“Spiritual intermediality at the beginning of the modern period” is the subject of the Research Unit of the same name: it will focus on the forms of representation and dissemination of religious content, practices and intentions from the 16th to the beginning of the 18th century. The concept of intermediality – which has so far been mainly applied in relation to contemporary media such as cinema and the Internet – needs to be transferred to the analysis of pre-modern contexts. This method will be used to analyze religious print media, images and music as interactive media as well as a means of examining their use in the context of the history of religions. (Spokesperson: Professor Dr. Johann Anselm Steiger, University of Hamburg)

The common axis of the Clinical Research Unit “GET IT ALL Towards a cure for adults and children with acute lymphoblastic leukemia (ALL)” is to study the mechanisms that lead to the development of acute lymphoblastic leukemia in different age groups. In addition, it will be a question of studying the role of the immune system in the development of this disease. The long-term objective of CRU is to develop novel and personalized immunotherapy approaches for clinical application. (Spokesperson: Professor Dr. Claudia Baldus, University of Kiel; Clinical Director: Professor Dr. Denis Schewe, University Hospital Schleswig-Holstein).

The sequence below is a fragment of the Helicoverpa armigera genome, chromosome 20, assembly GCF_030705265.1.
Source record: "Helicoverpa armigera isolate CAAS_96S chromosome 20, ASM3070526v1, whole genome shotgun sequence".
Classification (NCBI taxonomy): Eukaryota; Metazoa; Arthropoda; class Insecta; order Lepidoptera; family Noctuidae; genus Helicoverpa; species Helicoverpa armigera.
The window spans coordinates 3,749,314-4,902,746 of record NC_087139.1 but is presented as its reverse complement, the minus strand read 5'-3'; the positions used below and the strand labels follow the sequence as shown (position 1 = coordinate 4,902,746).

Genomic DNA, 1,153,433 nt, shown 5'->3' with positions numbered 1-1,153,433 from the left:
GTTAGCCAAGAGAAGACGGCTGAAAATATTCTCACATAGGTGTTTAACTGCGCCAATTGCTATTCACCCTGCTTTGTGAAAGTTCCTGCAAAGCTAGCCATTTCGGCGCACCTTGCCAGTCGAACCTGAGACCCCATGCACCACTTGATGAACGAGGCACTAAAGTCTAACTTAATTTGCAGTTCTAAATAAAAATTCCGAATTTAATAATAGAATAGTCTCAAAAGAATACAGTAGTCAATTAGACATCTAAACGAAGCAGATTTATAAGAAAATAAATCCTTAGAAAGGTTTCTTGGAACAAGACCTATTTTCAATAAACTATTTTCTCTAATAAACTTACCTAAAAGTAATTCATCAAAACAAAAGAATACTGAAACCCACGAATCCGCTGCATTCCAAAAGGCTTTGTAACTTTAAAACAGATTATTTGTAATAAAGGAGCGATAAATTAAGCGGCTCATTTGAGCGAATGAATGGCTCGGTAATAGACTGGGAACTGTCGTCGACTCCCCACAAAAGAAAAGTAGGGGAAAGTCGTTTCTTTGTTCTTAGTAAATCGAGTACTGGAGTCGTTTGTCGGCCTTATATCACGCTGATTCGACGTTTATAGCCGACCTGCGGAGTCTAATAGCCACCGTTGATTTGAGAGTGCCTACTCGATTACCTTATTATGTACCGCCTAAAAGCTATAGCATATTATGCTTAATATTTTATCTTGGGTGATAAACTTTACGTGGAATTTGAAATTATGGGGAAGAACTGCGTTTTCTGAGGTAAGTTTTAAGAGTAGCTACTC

Researchers from the fields of historical linguistics and psycholinguistics will collaborate within the Research Unit “Structuring the entry into the processing, acquisition and change of language (SILPAC)”. They aim to provide an empirically and theoretically sound explanation of the relationships between language processing, language acquisition, and language change. To do this, they will analyze historical texts and conduct laboratory experiments. In this way, they will seek to study how linguistic innovations spread and how linguistic contacts are relevant in terms of linguistic rule changes. (Spokesperson: Professor Dr. Carola Trips, University of Mannheim)

Nowadays, ultrasonic sensors are mainly made using computer technology. One of the biggest problems is that little is known about the acoustic and electromechanical properties of the materials used – the so-called piezoceramic materials. For this reason, the Research Unit “Model-Based Determination of Nonlinear Properties of Piezoelectric Ceramics for High Power Ultrasonic Applications (NEPTUN)” will seek to develop measurement and measurement systems to be able to analyze the behavior of materials. (Spokesperson: Professor Dr.-Ing. Bernd Henning, University of Paderborn)